December 2005

Happy Holidays from U.S. Figure Skating

Americans Tanith Belbin and Ben Agosto completed the Smart Ones Skate America hat trick, claiming their third gold medal in the last three years at the ISU Grand Prix kick-off event Oct. 20-23 in Atlantic City, N.J.

Despite suffering from bronchitis and a sinus infection, Belbin was able to fight through, getting stronger as the week progressed.

"I think that for the first Grand Prix and all the circumstances surrounding this week, we feel really, really proud of ourselves," Belbin said. "I think that we did a good job.

"We were happy to see that we had level fours on a lot of our elements. We know what we need to work on, but we're just so glad that we were able to perform it as well as we did, and we'll go home and work on speed and performance for the next six weeks before NHK."

"It feels good to have a three-peat," Agosto said. "I know this has been a hard week for Tanith, and I'm really proud of her. She's a real fighter."

Sixty-six skaters from around the globe took part in Smart Ones Skate America, presented inside historic Boardwalk Hall. New Jersey boasted unseasonably warm weather, making Boardwalk Hall, located right on the shores of the Atlantic Ocean, a unique venue for a Grand Prix competition.

Read all about Tanith Belbin and Ben Agosto's performance as well as a full recap of Smart Ones Skate America in the December issue of SKATING.

Also featured in this issue ...

Final Chapter
by Amy Rosewater

There are many things Timothy Goebel won't miss when he decides to leave competitive skating at the end of this season. He won't miss the grueling hours of training five days a week. He won't miss the frequent nagging injuries that pain almost every skater.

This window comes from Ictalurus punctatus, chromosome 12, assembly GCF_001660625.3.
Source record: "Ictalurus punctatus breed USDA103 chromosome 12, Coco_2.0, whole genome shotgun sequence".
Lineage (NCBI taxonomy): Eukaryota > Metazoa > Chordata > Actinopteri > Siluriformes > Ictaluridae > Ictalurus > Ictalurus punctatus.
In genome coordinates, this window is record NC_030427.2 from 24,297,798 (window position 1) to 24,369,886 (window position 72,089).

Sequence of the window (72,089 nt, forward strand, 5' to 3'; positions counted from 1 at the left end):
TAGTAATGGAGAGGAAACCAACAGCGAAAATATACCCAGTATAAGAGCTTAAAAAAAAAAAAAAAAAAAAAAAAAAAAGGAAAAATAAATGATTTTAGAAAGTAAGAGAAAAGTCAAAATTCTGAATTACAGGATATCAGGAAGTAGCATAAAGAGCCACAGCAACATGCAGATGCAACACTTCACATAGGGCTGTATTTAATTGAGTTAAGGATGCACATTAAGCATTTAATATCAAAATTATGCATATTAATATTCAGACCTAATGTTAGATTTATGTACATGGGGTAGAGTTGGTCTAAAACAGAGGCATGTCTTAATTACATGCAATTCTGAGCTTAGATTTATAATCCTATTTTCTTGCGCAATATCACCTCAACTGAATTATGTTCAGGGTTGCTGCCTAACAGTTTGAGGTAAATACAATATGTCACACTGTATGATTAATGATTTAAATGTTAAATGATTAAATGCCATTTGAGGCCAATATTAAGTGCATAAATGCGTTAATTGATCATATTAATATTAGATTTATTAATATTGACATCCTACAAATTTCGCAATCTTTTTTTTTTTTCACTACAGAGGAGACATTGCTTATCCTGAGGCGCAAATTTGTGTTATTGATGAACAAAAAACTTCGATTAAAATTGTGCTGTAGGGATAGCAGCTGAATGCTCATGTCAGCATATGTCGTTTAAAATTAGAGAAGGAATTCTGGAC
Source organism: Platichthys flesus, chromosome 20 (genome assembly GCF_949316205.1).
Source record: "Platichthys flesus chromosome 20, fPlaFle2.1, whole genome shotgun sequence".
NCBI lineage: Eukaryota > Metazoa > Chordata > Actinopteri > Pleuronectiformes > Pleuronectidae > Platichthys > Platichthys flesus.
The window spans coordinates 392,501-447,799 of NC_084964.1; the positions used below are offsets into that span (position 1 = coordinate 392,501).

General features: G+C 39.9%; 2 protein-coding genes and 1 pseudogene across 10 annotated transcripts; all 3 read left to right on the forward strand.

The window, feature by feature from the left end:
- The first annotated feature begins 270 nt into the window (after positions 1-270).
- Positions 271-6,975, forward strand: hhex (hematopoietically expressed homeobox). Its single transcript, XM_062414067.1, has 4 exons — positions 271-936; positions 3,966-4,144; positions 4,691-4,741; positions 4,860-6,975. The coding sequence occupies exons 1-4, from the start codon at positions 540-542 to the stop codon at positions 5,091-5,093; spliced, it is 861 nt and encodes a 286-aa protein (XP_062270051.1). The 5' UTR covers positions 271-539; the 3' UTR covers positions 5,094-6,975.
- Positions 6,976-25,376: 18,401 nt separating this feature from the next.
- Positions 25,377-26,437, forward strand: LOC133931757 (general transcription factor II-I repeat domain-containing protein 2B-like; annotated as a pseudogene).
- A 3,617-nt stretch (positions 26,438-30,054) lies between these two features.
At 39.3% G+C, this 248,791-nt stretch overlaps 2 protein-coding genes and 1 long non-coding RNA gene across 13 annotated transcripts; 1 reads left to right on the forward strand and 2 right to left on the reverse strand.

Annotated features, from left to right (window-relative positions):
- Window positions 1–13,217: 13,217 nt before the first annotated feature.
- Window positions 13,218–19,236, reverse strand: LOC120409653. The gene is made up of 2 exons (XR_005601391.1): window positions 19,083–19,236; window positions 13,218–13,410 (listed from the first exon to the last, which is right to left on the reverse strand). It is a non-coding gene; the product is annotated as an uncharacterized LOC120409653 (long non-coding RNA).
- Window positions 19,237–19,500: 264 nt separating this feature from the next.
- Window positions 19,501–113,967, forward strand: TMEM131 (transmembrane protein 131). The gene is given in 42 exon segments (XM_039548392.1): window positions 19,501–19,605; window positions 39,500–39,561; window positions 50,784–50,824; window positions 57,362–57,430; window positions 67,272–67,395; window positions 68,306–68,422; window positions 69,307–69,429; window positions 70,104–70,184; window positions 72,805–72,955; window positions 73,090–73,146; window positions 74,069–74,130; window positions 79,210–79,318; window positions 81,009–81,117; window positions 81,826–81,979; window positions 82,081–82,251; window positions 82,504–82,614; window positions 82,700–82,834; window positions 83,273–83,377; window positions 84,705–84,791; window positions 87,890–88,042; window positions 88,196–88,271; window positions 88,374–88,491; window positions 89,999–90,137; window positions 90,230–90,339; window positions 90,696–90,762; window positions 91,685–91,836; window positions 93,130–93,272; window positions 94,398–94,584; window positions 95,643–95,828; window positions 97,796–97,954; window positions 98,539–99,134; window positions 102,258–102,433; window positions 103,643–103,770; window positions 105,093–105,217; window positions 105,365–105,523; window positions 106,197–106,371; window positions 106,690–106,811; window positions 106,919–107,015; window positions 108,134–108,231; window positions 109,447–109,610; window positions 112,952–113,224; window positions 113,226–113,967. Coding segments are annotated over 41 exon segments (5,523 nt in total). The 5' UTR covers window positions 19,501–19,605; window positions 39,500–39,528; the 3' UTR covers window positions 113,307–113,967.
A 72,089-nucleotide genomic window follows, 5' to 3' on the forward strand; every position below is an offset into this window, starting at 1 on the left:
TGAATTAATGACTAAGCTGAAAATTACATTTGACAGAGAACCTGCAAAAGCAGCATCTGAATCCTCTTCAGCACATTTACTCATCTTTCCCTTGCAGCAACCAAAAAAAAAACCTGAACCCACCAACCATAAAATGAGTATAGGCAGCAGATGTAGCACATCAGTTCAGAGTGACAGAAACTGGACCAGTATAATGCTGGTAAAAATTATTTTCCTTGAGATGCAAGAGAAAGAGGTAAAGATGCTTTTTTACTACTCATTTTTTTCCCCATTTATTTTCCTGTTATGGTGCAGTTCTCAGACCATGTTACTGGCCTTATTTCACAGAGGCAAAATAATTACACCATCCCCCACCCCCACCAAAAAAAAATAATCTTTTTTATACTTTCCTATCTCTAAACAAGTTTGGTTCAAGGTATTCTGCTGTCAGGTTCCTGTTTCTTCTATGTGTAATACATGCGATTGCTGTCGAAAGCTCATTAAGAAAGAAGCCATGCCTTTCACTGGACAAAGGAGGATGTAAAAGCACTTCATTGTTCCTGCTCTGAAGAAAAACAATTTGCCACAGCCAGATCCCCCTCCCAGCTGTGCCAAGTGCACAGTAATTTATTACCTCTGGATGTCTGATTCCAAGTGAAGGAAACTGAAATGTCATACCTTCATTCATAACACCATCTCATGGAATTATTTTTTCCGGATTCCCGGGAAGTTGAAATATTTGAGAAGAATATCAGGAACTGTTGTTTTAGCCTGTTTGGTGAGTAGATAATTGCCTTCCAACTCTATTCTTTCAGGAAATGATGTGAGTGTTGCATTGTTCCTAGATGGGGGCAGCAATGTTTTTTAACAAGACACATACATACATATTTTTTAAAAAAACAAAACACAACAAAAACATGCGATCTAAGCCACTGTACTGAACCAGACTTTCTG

And he certainly won't miss being judged and worrying about final scores. Or any of the sport's politics, for that matter.

But there is one thing Goebel will miss: competing.

A Vacation to Remember
by Mickey Brown

When Shannon DiSalvo decided last spring she wanted to take a summer vacation to Finland, she wasn't sure what her parents would say. Being a member of Chicago Jazz, she has been on international assignments before ("I'm not exactly new at traveling overseas."). It also didn't hurt that her mother is a flight attendant ("Flying solo is the last of her worries.").

Not wanting to leave anything to chance, DiSalvo made up a proposal laying out the various qualities that made her a responsible 17-year-old girl. When the presentation was through, her parents did not have to deliberate long; they could tell how badly she wanted to go, and said yes.

That decision opened the door for one of the most memorable experiences of their daughter's life.